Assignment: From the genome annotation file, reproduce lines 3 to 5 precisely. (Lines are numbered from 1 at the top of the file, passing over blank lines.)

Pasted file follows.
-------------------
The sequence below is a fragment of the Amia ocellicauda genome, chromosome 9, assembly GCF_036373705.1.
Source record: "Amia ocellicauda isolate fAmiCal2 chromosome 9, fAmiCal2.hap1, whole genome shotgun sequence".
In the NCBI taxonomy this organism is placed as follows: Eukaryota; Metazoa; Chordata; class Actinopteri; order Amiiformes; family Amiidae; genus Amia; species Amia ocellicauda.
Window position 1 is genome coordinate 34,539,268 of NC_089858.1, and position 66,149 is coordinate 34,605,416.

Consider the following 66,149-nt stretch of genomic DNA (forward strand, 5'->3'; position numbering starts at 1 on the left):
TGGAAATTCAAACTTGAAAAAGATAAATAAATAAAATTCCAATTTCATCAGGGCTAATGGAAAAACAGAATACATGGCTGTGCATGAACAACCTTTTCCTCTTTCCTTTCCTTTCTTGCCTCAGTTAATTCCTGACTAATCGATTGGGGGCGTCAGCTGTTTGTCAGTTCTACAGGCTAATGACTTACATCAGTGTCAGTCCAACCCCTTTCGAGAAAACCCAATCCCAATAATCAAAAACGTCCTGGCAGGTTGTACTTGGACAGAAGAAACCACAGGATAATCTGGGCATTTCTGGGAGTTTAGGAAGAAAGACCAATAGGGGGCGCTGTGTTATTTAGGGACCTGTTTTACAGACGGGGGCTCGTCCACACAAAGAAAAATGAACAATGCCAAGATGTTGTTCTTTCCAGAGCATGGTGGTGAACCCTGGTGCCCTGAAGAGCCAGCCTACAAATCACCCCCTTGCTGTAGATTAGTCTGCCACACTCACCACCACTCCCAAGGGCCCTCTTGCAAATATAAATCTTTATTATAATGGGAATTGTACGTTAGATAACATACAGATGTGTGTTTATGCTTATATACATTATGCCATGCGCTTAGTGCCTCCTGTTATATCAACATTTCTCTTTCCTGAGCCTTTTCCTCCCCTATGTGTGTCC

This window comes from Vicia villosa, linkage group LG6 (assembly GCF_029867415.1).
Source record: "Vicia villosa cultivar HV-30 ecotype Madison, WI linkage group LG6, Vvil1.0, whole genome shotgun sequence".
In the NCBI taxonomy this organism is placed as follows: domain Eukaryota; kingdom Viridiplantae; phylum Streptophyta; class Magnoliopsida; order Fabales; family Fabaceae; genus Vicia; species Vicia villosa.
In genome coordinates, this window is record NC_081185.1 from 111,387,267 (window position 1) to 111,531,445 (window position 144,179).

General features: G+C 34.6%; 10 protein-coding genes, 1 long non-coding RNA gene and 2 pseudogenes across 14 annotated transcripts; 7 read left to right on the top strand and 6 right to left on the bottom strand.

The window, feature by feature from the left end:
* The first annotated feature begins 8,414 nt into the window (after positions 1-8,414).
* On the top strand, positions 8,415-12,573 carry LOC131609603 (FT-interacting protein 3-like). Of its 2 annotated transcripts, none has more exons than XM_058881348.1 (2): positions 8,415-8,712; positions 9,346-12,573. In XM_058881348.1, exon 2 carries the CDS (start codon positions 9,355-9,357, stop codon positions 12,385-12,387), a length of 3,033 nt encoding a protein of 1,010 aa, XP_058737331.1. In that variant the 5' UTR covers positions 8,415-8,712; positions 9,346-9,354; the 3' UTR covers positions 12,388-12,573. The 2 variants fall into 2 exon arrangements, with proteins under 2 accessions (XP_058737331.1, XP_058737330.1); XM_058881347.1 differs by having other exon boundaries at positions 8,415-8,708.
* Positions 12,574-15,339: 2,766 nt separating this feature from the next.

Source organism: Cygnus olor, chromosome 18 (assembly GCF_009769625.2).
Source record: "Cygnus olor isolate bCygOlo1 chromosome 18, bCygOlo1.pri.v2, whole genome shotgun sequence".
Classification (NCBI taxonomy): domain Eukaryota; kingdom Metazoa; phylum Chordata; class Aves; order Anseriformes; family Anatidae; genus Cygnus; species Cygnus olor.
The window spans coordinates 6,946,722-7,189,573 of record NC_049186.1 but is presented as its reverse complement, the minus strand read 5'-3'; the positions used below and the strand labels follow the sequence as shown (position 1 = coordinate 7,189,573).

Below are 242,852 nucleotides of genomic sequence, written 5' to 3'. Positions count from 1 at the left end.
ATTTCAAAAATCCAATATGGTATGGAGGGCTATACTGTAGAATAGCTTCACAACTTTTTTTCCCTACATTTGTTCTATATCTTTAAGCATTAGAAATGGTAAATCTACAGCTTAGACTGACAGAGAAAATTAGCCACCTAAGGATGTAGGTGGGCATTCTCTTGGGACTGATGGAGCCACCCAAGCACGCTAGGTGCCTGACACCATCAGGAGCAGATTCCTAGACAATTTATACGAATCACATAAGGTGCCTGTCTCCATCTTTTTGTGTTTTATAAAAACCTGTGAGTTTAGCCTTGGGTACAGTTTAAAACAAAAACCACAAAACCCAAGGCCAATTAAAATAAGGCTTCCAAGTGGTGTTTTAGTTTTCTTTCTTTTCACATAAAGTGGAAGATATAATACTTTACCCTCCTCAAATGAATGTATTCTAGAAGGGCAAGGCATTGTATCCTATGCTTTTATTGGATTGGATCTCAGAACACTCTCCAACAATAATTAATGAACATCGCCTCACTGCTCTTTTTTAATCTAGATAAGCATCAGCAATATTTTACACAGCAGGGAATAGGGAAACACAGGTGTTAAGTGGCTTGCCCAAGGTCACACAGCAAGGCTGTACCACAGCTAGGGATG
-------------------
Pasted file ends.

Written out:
In the NCBI taxonomy this organism is placed as follows: Eukaryota; Metazoa; Chordata; class Actinopteri; order Amiiformes; family Amiidae; genus Amia; species Amia ocellicauda.
Window position 1 is genome coordinate 34,539,268 of NC_089858.1, and position 66,149 is coordinate 34,605,416.

Consider the following 66,149-nt stretch of genomic DNA (forward strand, 5'->3'; position numbering starts at 1 on the left):